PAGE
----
These are indeed the process states. Processes states that ps indicates are:
D Uninterruptible sleep (usually IO)
R Running or runnable (on run queue)
S Interruptible sleep (waiting for an event to complete)
T Stopped, either by a job control signal or because it is being traced.
W paging (not valid since the 2.6.xx kernel)
X dead (should never be seen)
It should always be OK to do kill -9, just like it should always be OK to shutdown by pulling the power cable. It may be anti-social, and leave some recovery to do, but it ought to work, and is a power tool for the impatient.
I say this as someone who will try plain kill (15) first, because it does give a program a chance to do some cleanup -- perhaps ...
You can pause execution of a process by sending it a SIGSTOP signal and then later resume it by sending it a SIGCONT.
Assuming your workload is a single process (doesn't fork helpers running in background), you can use something like this:
# start copy in background, store pid
cp src dst &
echo "$!" >/var/run/bigcopy.pid
Then when busy time starts, ...
Instead of suspending the process, you could also give it lower priority:
renice 19 "$pid"
will give it the lowest priority (highest niceness), so that process will yield the CPU to other processes that need it most of the time.
On Linux, the same can be done with I/O with ionice:
ionice -c idle -p "$pid"
Will put the process in the "idle" class, so ...
Sending kill -9 to a process doesn't require the process' cooperation (like handling a signal), it just kills it off.
You're presuming that because some signals can be caught and ignored they all involve cooperation. But as per man 2 signal, "the signals SIGKILL and SIGSTOP cannot be caught or ignored". SIGTERM can be caught, which is why plain kill is ...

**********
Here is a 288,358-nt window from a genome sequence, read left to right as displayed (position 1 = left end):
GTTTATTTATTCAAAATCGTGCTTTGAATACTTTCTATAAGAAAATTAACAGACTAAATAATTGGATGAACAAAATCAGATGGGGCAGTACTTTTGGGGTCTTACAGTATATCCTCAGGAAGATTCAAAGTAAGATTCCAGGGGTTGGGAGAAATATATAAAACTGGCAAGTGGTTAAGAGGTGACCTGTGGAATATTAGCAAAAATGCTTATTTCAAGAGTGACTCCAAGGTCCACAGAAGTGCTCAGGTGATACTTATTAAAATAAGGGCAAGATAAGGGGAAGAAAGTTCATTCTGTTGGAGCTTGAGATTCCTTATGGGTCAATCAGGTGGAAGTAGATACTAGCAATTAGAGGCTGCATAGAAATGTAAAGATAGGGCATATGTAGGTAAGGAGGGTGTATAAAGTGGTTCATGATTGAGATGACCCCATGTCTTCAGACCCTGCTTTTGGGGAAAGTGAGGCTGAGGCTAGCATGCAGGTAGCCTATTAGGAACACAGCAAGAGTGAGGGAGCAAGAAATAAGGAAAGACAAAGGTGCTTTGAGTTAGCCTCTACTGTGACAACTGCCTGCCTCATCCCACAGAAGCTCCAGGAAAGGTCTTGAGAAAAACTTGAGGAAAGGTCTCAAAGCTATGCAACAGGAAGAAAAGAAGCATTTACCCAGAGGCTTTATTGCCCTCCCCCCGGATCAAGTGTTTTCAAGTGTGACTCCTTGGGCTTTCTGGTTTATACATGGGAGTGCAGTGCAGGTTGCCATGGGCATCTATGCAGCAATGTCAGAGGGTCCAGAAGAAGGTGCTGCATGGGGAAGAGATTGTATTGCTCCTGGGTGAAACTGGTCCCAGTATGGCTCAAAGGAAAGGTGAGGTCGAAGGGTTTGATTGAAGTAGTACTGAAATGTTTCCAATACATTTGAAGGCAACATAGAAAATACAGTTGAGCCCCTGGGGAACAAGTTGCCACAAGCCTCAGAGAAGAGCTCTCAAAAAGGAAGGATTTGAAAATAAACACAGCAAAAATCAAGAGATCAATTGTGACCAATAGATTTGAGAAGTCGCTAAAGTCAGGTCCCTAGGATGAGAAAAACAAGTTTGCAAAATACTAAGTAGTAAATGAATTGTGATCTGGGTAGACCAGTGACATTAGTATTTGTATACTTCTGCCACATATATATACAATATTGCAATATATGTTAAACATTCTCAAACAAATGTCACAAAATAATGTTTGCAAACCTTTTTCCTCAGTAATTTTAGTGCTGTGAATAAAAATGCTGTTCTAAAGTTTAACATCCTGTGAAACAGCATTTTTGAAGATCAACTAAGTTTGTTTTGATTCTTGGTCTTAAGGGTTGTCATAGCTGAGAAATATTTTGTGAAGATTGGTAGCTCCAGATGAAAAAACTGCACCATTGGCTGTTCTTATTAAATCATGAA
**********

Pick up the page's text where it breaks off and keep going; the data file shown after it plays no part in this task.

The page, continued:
It's to simplify the interface. The alternative to fork and exec would be something like Windows' CreateProcess function. Notice how many parameters CreateProcess has, and many of them are structs with even more parameters. This is because everything you might want to control about the new process has to be passed to CreateProcess. In fact, CreateProcess ...
This was implemented to the Linux kernel 3.4 as a flag of the system call prctl().
From the prctl(2) manpage:
[...] A subreaper fulfills the role of init(1) for its descendant
processes. Upon termination of a process that is orphaned (i.e., its
immediate parent has already terminated) and marked as having a
subreaper, the nearest still living ...
The pgrep and pkill utilities were introduced in Sun's Solaris 7 and, as g33klord noted, they take a pattern as argument which is matched against the names of running processes. While pgrep merely prints a list of matching processes, pkill will send the specified signal (or SIGTERM by default) to the processes. The common options and semantics between pgrep ...
I use kill -9 in much the same way that I throw kitchen implements in the dishwasher: if a kitchen implement is ruined by the dishwasher then I don't want it.
The same goes for most programs (even databases): if I can't kill them without things going haywire, I don't really want to use them. (And if you happen to use one of these non-databases that ...
That is certainly not trivial task that can't be done in userspace. Fortunately, it is possible to do on Linux, using cgroup mechanizm and its blkio controller.
Setting up cgroup is somehow distribution specific as it may already be mounted or even used somewhere. Here's general idea, however (assuming you have proper kernel configuration):
mount -t tmpfs ...
Given that google killed chrome://memory in March 2016, I am now using smem:
# detailed output, in kB apparently
smem -t -P chrom
# just the total PSS, with automatic unit:
smem -t -k -c pss -P chrom | tail -n 1
to be more accurate replace chrom by full path e.g. /opt/google/chrome or /usr/lib64/chromium-browser
this works the same for multiprocess firefox ...
You have a kernel option configuration where a CPU won't be used by the OS, it is called isolcpus.
isolcpus — Isolate CPUs from the kernel scheduler.
Synopsis isolcpus= cpu_number [, cpu_number ,...]
Description Remove the specified CPUs, as defined by the cpu_number
values, from the general kernel SMP balancing and scheduler
Python imports a large number of files at startup:
% python -c 'import sys; print len(sys.modules)'